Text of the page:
In Win Bigly: Persuasion in a World Where Facts Don’t Matter (2017), Scott provides his own account of the 2016 election, his part in it, and his ideas on persuasion. He delivers interactive presentations on Periscope every day, and these are made available on YouTube.

Scott Adams is a provocative and challenging gadfly of popular culture, with a huge and curiously diverse fan following. His work and his ideas are worth examining and criticizing— through the filter of philosophy.

“For many years, Scott Adams has used Dilbert and his other writings as a way of getting at deeper truths. Scott Adams and Philosophy deconstructs Adams and allows readers to experience the real richness of his work. This is a volume for those who love Adams, those who despise him, and all those in between.”

— Jack Bowen, author of The Dream Weaver: One Boy’s Journey through the Landscape of Reality (2006)

“Scott Adams is a provocative thinker and the authors in this volume draw on Adams’s work to examine important cultural, political, and personal challenges that define our public discourse. Like Dilbert, the essays in this book use sharp wit and philosophical depth to help us make sense of our strange times.”

— Jamey Heit, author of Imagination and Meaning in Calvin and Hobbes (2012)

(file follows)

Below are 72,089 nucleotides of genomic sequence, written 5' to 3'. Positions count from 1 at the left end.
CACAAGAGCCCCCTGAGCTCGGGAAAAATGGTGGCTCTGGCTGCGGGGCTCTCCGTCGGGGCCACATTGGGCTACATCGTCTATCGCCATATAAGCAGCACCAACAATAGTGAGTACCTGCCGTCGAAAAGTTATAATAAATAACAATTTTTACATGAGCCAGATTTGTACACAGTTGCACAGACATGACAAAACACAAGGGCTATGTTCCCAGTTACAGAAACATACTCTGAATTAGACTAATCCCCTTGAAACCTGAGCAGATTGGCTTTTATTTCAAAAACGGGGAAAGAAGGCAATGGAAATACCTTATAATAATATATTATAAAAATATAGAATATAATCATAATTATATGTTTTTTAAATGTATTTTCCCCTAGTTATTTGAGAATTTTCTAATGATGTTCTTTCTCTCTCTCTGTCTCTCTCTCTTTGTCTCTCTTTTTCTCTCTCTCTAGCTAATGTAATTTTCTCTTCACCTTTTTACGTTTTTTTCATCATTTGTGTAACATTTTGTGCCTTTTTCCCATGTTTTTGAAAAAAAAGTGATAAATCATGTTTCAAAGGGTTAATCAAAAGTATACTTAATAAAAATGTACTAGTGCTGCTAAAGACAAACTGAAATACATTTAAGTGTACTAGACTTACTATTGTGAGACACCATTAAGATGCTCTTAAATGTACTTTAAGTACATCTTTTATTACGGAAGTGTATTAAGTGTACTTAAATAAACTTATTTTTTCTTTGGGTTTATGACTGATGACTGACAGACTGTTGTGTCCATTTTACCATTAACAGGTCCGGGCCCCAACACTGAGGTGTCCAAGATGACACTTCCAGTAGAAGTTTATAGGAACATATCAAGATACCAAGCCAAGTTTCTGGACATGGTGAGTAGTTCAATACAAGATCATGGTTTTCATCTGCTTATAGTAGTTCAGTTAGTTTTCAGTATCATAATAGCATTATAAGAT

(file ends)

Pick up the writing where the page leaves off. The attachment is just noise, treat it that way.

“Anyone who has worked in an office has taken some consolation (and delight) in Scott Adams’s devastatingly revealing satirical strip, Dilbert. Scott Adams and Philosophy is a brilliant philosophical exploration of Adams’s fertile thoughts on politics, truth, authority, and humor, and his hilarious look at the workplace of confused managers, ‘resourceful’ co-workers, customers, and more, in Dilbert.”

— Charles Taliaferro, author of The Golden Cord: A Short Book on the Secular and the Sacred (2012)

Daniel Yim is Professor of Philosophy and Department Chair at Bethel University in Saint Paul, Minnesota. He specializes in the epistemology of self-deception.

Galen Foresman is Associate Professor of Philosophy at North Carolina A&T State University, and co-author of The Critical Thinking Toolkit (2016).

Robert Arp is co-author of Critical Thinking: An Introduction to Reasoning Well (2011) and editor of The X-Files and Philosophy: The Truth Is In Here (2017).